Taking an occupational history is known to provide benefits such as: Establishing a diagnosis when there is a suspected occupational link or causation, indicating appropriate treatment and management of the condition, initiating claims for compensation if there is a confirmed occupational exposure, identifying hazards at the workplace that may be eliminated or controlled and initiating future research to better understand diseases which have multifactorial or obscure causes. [12] Most often, work-related diseases are underdiagnosed due to deficient occupational histories, with many illnesses of known occupational causes being ascribed to other causes or conditions. [13] Furthermore, severe sentinel health events and those involving a large number of exposed individuals may be reported to the concerned health departments or regulatory agencies as a useful control measure. [14]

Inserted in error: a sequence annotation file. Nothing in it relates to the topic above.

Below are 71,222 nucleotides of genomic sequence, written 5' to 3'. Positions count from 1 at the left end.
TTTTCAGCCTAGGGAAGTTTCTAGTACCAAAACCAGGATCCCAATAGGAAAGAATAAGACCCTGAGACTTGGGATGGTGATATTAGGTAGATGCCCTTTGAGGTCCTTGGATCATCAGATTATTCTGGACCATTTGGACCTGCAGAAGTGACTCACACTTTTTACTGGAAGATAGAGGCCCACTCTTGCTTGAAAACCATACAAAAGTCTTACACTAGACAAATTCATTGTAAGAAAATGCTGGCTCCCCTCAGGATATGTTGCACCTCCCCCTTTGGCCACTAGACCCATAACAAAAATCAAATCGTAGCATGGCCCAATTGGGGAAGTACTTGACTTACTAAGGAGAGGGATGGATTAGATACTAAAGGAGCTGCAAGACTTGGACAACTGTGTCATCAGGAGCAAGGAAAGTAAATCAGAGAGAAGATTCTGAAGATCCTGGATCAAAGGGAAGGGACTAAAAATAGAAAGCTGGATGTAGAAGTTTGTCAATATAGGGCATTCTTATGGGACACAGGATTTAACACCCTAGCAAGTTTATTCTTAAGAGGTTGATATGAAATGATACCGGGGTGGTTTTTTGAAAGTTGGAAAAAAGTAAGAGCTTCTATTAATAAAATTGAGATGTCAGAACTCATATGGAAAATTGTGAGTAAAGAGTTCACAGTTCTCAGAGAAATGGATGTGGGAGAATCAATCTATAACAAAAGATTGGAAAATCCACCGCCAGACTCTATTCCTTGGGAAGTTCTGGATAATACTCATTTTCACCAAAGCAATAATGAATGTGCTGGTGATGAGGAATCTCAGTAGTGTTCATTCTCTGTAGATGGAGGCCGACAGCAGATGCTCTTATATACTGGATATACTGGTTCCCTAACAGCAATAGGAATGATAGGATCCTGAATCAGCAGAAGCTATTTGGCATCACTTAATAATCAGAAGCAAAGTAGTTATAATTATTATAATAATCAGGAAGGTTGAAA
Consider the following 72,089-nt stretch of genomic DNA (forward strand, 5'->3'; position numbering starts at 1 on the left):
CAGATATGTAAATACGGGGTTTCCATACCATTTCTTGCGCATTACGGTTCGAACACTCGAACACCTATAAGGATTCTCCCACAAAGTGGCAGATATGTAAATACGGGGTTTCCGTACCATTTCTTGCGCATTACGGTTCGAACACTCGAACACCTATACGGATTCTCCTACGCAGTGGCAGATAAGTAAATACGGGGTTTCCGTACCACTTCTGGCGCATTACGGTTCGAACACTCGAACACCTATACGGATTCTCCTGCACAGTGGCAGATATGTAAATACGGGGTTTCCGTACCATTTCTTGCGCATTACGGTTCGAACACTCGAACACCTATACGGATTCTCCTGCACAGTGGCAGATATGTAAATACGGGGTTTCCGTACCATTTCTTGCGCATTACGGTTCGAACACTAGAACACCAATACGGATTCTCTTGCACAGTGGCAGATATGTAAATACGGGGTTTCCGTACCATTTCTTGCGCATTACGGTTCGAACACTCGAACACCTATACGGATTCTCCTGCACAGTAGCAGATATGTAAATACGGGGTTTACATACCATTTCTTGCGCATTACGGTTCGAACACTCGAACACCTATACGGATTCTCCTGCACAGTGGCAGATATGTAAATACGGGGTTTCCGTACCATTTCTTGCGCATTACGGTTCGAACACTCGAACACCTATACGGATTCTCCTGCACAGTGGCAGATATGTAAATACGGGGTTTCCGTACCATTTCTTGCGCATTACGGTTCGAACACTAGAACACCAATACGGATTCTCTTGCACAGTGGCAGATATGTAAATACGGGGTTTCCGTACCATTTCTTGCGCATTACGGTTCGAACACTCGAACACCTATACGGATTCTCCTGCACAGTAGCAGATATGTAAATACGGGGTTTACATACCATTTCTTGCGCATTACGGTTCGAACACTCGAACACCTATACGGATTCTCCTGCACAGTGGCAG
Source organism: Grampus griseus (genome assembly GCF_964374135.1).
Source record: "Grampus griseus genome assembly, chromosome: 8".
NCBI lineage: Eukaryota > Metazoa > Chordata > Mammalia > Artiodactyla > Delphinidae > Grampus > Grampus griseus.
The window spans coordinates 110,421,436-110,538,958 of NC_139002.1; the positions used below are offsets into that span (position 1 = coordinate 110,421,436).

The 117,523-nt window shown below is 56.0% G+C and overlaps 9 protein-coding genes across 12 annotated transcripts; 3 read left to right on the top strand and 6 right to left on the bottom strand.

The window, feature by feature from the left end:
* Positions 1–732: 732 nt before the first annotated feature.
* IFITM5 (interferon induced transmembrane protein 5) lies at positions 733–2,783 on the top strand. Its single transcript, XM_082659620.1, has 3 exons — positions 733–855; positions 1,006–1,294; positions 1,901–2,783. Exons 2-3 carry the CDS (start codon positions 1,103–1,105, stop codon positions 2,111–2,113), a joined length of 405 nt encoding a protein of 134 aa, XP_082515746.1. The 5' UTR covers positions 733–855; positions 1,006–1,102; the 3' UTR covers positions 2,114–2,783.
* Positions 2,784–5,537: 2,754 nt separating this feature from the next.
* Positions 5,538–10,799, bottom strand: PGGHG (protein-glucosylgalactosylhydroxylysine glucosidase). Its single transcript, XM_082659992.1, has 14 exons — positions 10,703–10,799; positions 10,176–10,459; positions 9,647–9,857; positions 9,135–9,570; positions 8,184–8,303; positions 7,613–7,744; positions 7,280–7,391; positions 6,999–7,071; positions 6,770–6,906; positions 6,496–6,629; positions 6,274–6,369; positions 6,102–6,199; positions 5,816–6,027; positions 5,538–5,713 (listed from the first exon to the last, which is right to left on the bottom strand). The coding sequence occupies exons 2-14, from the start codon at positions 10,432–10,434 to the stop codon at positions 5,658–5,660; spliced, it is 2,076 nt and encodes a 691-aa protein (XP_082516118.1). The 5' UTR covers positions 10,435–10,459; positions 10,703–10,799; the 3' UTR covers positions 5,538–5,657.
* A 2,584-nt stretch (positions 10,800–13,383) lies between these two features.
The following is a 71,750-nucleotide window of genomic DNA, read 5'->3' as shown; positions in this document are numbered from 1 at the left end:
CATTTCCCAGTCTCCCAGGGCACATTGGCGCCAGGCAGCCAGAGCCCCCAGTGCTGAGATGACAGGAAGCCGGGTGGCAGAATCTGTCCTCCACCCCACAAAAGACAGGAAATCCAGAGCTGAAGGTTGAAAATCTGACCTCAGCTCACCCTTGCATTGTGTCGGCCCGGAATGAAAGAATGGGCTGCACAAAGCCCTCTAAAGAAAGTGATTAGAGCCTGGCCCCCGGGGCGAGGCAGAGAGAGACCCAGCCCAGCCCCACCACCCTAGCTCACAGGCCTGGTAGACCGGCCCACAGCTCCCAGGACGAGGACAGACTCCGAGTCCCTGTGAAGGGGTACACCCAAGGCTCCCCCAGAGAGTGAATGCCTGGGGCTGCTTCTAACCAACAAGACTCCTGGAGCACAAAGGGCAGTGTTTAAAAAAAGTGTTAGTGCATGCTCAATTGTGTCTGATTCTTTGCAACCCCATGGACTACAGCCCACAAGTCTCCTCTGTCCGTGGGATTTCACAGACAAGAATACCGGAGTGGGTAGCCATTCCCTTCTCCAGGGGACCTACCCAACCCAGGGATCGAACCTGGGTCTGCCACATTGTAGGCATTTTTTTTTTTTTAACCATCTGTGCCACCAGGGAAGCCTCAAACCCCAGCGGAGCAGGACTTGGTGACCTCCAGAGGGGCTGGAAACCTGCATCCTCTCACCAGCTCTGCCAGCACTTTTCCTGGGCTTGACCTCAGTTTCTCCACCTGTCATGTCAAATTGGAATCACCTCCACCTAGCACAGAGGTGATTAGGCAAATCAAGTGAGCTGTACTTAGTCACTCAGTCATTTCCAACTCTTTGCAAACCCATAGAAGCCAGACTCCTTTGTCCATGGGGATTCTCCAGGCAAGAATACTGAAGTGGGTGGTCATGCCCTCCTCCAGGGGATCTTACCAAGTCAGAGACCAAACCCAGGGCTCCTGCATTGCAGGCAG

Exposure history forms have been developed by the Agency of Toxic substances and Disease Registry, which are very detailed and known to include most aspects of exposure to toxic chemicals in and around the home and at the workplace. [15] Occupational health risk assessment questionnaires have also been piloted among primary care physicians with promising potential for application. [16] The case for adding occupational aspects such as work history, past occupational history, and environmental history to a standard history form was made as early as the 1980s. [17] It is, therefore, alarming that even with such a concerted pitch for routine occupational and environmental history taking; it still has not found a way into the mainstream. In a study conducted among physicians in a medical facility in Turkey by Cimrin et al., [13] it was reported that 43.9% (29/69) physicians did not take an occupational history at all, with only 22.7% (15/69) taking a detailed occupational history from all patients. Routine taking of occupational history is believed to enhance the physician's knowledge of occupational medicine and the ability to practice preventive medicine and intervene in the interest of the health of the patient. [12] Logistic barriers such as time, effort, and cost have been cited as reasons for the failure to effectively incorporate environmental history taking during regular clinical consultations. [18] The teaching of occupational medicine during both undergraduate and resident training is often lacking and limited. [13] Teaching, especially at the undergraduate stage is known to be the best time to expound the relevance of occupational health to physicians in training. [19] The benefits of Continuing medical education using e-learning in an occupational health care setting has been documented in a study among elderly physicians and needs to be explored for training undergraduate and graduate medical students as well. [20] The need for a two-pronged strategy to improve both occupational health training and education to students, along with encouraging occupational history taking as a part of standard history taking among primary care physicians has for long been realized, but must be a health care mandate for this century.